Feedback is a great teaching opportunity, where we can provide our students with individualized commentary relevant to their work. To be really useful this feedback needs to be fair and consistent across a course, written in a language our students understand, and able to be actioned by students in future assessment. Ann Wilson will begin this presentation with an overview of some of the broader issues about feedback.
Several studies have found that students perceive video feedback as useful and preferable to written feedback. Using screen-capture video feedback also helps us, as educators, communicate more clearly and constructively. Michelle Cavaleri is currently finalising her PhD research on video feedback and you can find out more here – Re-writing the rules on student feedback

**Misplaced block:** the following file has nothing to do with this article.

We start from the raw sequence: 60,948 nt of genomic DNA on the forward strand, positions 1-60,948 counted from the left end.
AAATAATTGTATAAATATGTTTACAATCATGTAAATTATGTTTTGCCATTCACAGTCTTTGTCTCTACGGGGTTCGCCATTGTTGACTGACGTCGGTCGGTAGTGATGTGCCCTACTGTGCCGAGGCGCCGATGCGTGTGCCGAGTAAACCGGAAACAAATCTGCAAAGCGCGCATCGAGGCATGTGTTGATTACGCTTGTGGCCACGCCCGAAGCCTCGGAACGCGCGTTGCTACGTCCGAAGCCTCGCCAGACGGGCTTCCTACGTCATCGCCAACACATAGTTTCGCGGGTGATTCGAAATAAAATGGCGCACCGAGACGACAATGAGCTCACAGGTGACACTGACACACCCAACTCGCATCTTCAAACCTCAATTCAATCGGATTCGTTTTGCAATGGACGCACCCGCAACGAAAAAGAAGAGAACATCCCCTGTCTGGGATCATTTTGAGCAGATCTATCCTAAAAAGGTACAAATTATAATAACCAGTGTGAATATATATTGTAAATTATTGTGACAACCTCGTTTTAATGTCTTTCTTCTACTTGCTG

In the second part of this presentation, Michelle will take you through the process of recording short, individual feedback videos for students using the screen-capture program, Jing. Each phase will be explained step-by-step including preparing to record, recording your video, saving and sending your video, and viewing your video library.
Michelle also discusses alternative ways to provide feedback using Jing, such as creating a general feedback video for a whole class.
See below to view the slides from the presentation